The enterprise was established in 1877 by Émile Edouard Moreau, a young Frenchman who worked with a British firm in Allahabad (now called Prayagraj), an important railway junction. In one version of the story, Moreau hit upon the idea of a bookstore on the platform when he was contemplating leaving the city and wondering what to do with his precious collection of books. In another account, Moreau offered to sell the oversized collection of reading material belonging to Arthur Henry Wheeler, his British friend and fellow Allahabad resident. Even as the original A. H. Wheeler moved to London, the company named after him flourished. Moreau roped in a young Rudyard Kipling to write stories, which Wheeler’s sold—mostly to first-class passengers—for a rupee each. The romance of Indian Railways, with its nostalgia of Raj-era efficiency, is encapsulated in the form of Wheeler’s bookstores. Over the years, the company changed hands, and it is now wholly Indian-owned. Nevertheless, in 2004, it faced an outburst from then-railway minister Lalu Prasad Yadav. “The British have departed, but Wheeler is still here,” he groused. On the signboard, I noticed a line in smaller text in both Hindi and English: “In service of the nation.”
Books bought from Wheeler’s were provisions for the journey—essential fare for the long periods of enforced inactivity on trains at a time when there were no cell phones, messaging apps, or even laptops. On overnight trips I made to different parts of India later in life, I rationed my reading carefully to ensure the pages did not fall short of my destination. I would fall asleep with a book on my berth and wake up in a new city, where there was another Wheeler’s stall—with different books to choose from. As though it had traveled with me through the night.
“Do you remember the books you used to stock back in the Nineties?” I asked Prem Kumar. “We had both general interest and also sahitya, literature,” he replied. A family friend who now lives in Canada wrote to tell me of his collection of Hind Pocket Books—low-cost paperbacks for the masses—editions of Urdu poetry, bought from Wheeler’s during lengthy waits for delayed trains. My brother recalled the Hindi comics he received as occasional treats; another cousin mentioned the glossy new issues of Reader’s Digest she relished reading during her trips to Delhi. After 2004, the stall would be dense with the popular fiction of Chetan Bhagat. His books—which include campus sagas with awkward young men wooing upper-class heroines—sold millions of copies. None of the people I spoke to about their memories of buying books at the Wheeler’s stall in Aligarh found it strange that to get something new to read, they had to leave town.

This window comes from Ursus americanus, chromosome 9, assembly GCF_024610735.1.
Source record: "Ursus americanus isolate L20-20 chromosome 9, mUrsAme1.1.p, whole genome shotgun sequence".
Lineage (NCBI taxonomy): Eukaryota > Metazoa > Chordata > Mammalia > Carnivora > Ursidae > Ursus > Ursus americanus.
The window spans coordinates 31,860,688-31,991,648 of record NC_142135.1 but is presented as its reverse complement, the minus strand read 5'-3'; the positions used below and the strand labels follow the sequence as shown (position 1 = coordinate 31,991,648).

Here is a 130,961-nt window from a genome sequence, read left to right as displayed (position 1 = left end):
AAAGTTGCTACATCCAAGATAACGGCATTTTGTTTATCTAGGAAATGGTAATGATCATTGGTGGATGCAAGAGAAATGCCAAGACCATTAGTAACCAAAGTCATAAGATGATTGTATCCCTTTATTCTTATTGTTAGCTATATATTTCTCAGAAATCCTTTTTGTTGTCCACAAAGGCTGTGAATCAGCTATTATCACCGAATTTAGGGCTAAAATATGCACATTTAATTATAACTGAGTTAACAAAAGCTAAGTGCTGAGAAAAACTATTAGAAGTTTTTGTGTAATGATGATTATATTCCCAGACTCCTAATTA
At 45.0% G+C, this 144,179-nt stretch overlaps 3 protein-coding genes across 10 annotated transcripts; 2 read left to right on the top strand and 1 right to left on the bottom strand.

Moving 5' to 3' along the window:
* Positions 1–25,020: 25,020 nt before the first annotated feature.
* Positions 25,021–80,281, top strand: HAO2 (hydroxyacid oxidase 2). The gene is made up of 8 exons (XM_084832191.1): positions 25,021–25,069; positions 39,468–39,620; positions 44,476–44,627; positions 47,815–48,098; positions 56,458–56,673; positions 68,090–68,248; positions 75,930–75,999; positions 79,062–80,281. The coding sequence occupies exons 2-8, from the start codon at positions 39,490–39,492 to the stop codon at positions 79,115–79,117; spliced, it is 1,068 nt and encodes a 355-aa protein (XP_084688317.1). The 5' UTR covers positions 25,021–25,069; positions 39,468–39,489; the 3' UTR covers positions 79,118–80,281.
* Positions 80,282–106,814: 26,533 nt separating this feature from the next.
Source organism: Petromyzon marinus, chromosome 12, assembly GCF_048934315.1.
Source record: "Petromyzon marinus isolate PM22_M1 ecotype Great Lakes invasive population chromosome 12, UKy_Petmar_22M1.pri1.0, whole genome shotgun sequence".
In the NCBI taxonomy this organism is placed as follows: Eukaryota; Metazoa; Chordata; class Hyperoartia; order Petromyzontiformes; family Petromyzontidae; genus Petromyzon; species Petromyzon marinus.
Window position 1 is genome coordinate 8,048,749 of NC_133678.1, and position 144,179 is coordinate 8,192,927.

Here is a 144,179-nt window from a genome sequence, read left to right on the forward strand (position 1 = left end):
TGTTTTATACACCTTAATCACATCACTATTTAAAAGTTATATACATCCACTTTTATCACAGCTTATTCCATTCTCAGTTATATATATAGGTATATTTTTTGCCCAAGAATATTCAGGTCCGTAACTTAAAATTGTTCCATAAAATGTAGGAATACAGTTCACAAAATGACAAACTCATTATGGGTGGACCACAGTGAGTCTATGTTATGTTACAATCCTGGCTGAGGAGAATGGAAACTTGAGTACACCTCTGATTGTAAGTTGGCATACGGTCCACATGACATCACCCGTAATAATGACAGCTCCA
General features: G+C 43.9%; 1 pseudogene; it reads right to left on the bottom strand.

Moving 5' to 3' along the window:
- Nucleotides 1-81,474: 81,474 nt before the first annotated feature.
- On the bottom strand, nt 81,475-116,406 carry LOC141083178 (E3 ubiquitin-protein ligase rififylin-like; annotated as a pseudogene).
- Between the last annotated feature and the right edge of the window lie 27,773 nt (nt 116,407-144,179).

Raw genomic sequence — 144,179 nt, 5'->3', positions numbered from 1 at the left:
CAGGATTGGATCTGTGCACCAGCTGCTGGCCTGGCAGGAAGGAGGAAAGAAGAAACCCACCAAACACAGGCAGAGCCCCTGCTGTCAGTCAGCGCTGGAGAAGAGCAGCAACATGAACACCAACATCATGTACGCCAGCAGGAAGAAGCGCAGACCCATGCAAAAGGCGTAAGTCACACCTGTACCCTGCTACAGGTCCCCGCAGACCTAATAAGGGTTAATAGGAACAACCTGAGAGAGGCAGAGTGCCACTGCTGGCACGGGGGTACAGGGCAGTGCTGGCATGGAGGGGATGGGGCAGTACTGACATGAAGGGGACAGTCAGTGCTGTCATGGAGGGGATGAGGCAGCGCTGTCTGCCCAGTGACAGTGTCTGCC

Buying new books was something of an extravagance. My home was packed with old and secondhand reading material. But purchasing something brand new was a decision that had to be mulled over. New volumes had to be durable, able to withstand multiple readings, both physically as well as narratively. In this setting, the journey to a Wheeler’s was a brief encounter with frivolity, with paperbacks that could be read just once, or just for fun. Much of the space at the kiosk—then as now—was taken up by glossy magazines in different languages. Many were fueled by the Indian fascination for Bollywood. There were also fresh copies of news and sports magazines, hard to find elsewhere in town. Once a year, the trip to the bookstall was to purchase an updated copy of Trains at a Glance, the essential timetable that collated the schedules and stops of Indian Railways.